Friday, March 10, 2006

Adventures in Shipping





Sweet Corn, 2005, Oil on Panel, 16x16









I have two group shows coming up and usually I prefer to deliver the work in person. This gives me a chance to spend some time at the gallery, chat with the directors and discuss the work in the show. Unfortunately, I have scheduling conflicts this weekend and I can't take 5 hours (that is how long a round trip to anywhere is from here) to go to either gallery. So I have to ship the art this time.

Normally when we need to ship a package from up here in Hooterville - that is our nickname for where we live, referencing the Green Acres TV show from the sixties, for all you youngsters out there - we go to The Copy Shop. Like most businesses here it is multi faceted, besides shipping for UPS and Fed Ex, it does printing, faxing and sells greeting cards. In Hooterville, if I want to buy a book, I go to the bookstore that also sells fine jewelry and can fix my watch, or if I want to buy plants for the garden I go to the nursery, where I can also have a hamburger and ice cream if I'm hungry after. If I need a pair of shoes I can also pick up a nice serving dish or a cruet set at the same time. So when I went to The Copy Shop to ship the packages, I was a bit flustered to find out that they were closed until mid-March for remodeling. Where would I find a UPS drop? Should I visit the toy store? The video store, maybe the hair salon? I asked Mary Jo, who lives in the small town about 20 miles north of our house. She said the Ace Hardware on Main street. Of course! I can't believe I hadn't thought of the hardware store.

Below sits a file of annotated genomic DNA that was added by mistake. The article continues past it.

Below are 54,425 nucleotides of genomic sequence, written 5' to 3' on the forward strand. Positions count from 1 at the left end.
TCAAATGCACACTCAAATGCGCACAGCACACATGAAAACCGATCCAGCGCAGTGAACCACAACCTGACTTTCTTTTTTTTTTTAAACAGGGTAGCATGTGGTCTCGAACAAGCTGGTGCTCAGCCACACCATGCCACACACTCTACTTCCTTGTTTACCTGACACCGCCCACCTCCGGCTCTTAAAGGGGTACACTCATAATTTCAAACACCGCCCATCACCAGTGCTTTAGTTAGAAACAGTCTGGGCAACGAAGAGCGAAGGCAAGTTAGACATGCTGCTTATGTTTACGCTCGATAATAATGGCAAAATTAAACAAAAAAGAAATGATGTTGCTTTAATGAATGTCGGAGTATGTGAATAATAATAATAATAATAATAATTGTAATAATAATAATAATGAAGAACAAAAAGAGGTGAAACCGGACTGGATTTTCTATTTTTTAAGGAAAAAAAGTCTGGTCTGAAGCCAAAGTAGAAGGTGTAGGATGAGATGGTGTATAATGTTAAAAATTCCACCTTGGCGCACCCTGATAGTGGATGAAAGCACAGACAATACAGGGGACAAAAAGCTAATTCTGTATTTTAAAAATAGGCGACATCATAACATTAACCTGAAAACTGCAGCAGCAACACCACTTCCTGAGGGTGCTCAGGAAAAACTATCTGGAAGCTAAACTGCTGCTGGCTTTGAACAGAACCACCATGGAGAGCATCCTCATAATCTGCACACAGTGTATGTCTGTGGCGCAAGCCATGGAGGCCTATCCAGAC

I went to the hardware store yesterday to ship my packages. I went in and asked the cashier, Debbie, If they had UPS pick up. She looked at me with surprise and then directed me to the service counter at the back of the store. I went down the aisle with the rubber boots and racks of farm clothing and waited at the counter for help. After a few minutes, Debbie came to do the paperwork. I was instantly reminded of the old Scooby-Doo episode at the amusement park where the old guy does everything at the park, takes the tickets, sells food, runs the rides. Anyway, Debbie was a pro, did the label and the forms efficiently. She asked if I had ever shipped anything by UPS (who hasn't at this point!?), and even though I said yes she very considerately explained the insurance procedures. When I told her I needed $1200 worth of insurance, she said "Must be an expensive portrait!" I wanted to say, ha, it should be way more but it's not because I am just starting out, no one knows me yet, I am a female artist and men almost always command higher prices, but I just laughed and said yes. She also very helpfully circled the tracking number in case I wasn't able to read: TRACKING#.

Debbie told me that I had to pay up at the cashier. I went and stood next to one of these while I waited for Debbie to come and ring up the total. The men next to me were discussing drill bits and hay seed and I wanted to laugh (I didn't-no need for Debbie to think I was crazy, heh) about standing in a farm/hardware/UPS store with my dyed red hair, black turtleneck and nose ring.

Yes, folks, that's right, the glamorous and exciting life and times of a NY artist.

1 comment:

Robin said...

I have to say it again: I love this post!